- Durham went on to fault FBI supervisors for their “serious lack of analytical rigor” and reliance on “investigative leads provided or funded (directly or indirectly) by Trump’s political opponents.” In contrast, the FBI proceeded with caution into its investigations into Clinton.
- Durham’s investigation was extensive. The Special Counsel’s office conducted more than 480 interviews, reviewed six million pages of documents, served more than 190 subpoenas, and executed seven search warrants.
- The report takes several pages to spell out the seriousness of criminal charges, the high bar of securing a unanimous jury verdict, and the limits on what can be admissible in court to explain why the investigation is ending without any additional indictments.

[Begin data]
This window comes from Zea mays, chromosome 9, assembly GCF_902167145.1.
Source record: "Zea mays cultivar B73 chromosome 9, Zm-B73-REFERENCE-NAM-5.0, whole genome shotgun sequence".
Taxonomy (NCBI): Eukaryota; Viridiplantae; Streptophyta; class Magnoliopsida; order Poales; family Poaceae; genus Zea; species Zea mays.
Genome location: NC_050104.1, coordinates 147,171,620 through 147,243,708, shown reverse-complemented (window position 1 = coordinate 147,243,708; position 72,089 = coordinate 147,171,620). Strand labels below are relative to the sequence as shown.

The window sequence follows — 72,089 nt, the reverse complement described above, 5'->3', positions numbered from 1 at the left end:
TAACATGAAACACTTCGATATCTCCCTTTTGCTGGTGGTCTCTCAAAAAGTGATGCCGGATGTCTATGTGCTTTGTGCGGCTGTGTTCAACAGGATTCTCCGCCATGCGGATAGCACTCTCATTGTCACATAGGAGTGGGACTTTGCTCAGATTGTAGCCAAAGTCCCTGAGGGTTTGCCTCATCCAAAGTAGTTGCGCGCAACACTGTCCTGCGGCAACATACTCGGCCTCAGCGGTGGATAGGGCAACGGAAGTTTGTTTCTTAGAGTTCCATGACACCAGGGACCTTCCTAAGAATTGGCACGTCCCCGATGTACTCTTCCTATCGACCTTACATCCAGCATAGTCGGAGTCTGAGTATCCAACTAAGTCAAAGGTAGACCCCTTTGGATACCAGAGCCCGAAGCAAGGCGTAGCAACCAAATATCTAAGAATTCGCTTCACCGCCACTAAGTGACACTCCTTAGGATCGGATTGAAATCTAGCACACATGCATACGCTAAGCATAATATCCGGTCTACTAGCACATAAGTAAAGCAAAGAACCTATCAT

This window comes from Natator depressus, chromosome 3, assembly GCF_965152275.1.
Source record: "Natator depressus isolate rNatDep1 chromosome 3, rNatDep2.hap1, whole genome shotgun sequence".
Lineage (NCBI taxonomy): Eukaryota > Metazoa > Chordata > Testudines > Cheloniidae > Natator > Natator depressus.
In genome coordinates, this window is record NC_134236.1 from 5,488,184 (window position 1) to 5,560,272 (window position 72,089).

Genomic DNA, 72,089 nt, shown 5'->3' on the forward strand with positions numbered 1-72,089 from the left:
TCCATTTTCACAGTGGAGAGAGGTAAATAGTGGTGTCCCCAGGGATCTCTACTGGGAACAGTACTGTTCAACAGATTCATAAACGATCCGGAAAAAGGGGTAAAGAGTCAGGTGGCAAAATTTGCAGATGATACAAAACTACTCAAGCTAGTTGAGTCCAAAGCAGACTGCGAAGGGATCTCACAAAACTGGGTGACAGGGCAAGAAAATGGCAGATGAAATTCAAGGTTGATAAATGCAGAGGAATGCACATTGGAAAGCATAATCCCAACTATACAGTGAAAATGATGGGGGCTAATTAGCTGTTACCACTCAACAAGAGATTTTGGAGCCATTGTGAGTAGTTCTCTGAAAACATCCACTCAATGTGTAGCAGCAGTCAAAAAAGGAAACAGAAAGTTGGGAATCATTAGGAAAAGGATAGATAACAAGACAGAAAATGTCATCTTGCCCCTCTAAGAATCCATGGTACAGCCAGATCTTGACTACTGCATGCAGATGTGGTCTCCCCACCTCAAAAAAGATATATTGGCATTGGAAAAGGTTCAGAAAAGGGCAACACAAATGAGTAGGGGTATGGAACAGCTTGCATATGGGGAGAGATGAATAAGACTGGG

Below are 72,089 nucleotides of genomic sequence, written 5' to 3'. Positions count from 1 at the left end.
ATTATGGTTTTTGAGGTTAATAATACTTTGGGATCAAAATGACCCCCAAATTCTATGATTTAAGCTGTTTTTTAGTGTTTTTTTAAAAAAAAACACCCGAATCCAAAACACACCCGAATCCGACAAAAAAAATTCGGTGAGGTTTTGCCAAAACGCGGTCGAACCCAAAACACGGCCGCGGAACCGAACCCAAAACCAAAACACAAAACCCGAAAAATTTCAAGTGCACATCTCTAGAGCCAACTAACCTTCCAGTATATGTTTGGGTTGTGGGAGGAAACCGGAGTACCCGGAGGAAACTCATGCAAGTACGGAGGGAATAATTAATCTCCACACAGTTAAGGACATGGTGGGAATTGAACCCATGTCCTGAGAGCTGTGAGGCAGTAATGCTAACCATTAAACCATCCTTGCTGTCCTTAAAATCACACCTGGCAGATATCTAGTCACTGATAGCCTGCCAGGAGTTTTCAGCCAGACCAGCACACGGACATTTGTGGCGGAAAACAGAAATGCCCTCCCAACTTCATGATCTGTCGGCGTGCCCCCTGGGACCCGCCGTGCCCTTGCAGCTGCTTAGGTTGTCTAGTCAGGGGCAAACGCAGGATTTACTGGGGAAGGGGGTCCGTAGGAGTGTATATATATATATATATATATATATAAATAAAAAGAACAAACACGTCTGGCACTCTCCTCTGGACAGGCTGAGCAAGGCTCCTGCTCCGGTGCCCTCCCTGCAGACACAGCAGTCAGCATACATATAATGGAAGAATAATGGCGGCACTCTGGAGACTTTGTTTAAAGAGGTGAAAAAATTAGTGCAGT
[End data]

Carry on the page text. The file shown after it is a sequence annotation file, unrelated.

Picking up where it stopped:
- The office made sure to point out, “Moreover, the law does not always make a person’s bad judgment, even horribly bad judgment, standing alone, a crime. Nor does the law criminalize all unseemly or unethical conduct that political campaigns might undertake for tactical advantage, absent a violation of a particular federal criminal statute.”
- “Finally, in almost all cases, the government is required to prove a person’s actual criminal intent – not mere negligence or recklessness- before that person’s fellow citizens can lawfully find him or her guilty of a crime. The Office’s adherence to these principles explains, in numerous instances, why conduct deserving of censure or disciplinary action did not lead the Office to seek criminal charges.”
- “I, and much more importantly, then American public have been victims of this long-running and treasonous charade started by the Democrats — started by Comey,” former President Donald Trump said to Fox News. “There must be a heavy price to pay for putting our country through this.” Trump called the investigation “a total disgrace” and added “public anger over this report is at a level that I have not seen before.”